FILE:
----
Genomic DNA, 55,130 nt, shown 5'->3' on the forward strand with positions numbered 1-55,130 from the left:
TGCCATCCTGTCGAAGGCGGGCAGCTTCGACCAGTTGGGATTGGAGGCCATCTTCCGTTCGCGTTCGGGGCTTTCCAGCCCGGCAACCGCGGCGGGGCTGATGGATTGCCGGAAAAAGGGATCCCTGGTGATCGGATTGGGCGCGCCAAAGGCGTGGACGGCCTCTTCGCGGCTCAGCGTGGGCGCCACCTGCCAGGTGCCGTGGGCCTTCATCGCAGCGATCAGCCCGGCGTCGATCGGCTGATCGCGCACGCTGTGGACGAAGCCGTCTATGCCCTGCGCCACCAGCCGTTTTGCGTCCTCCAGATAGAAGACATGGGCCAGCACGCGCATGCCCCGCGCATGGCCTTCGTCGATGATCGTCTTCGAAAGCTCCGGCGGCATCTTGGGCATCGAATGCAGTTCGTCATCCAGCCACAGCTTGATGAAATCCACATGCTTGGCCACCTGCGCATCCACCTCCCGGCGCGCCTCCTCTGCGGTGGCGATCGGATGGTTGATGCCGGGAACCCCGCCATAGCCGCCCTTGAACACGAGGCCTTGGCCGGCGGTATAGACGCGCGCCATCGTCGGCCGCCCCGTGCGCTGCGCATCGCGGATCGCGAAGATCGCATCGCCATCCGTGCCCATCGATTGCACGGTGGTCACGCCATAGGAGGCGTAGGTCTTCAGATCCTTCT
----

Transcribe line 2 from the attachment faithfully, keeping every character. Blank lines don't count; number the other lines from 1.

TGCCATCCTGTCGAAGGCGGGCAGCTTCGACCAGTTGGGATTGGAGGCCATCTTCCGTTCGCGTTCGGGGCTTTCCAGCCCGGCAACCGCGGCGGGGCTGATGGATTGCCGGAAAAAGGGATCCCTGGTGATCGGATTGGGCGCGCCAAAGGCGTGGACGGCCTCTTCGCGGCTCAGCGTGGGCGCCACCTGCCAGGTGCCGTGGGCCTTCATCGCAGCGATCAGCCCGGCGTCGATCGGCTGATCGCGCACGCTGTGGACGAAGCCGTCTATGCCCTGCGCCACCAGCCGTTTTGCGTCCTCCAGATAGAAGACATGGGCCAGCACGCGCATGCCCCGCGCATGGCCTTCGTCGATGATCGTCTTCGAAAGCTCCGGCGGCATCTTGGGCATCGAATGCAGTTCGTCATCCAGCCACAGCTTGATGAAATCCACATGCTTGGCCACCTGCGCATCCACCTCCCGGCGCGCCTCCTCTGCGGTGGCGATCGGATGGTTGATGCCGGGAACCCCGCCATAGCCGCCCTTGAACACGAGGCCTTGGCCGGCGGTATAGACGCGCGCCATCGTCGGCCGCCCCGTGCGCTGCGCATCGCGGATCGCGAAGATCGCATCGCCATCCGTGCCCATCGATTGCACGGTGGTCACGCCATAGGAGGCGTAGGTCTTCAGATCCTTCT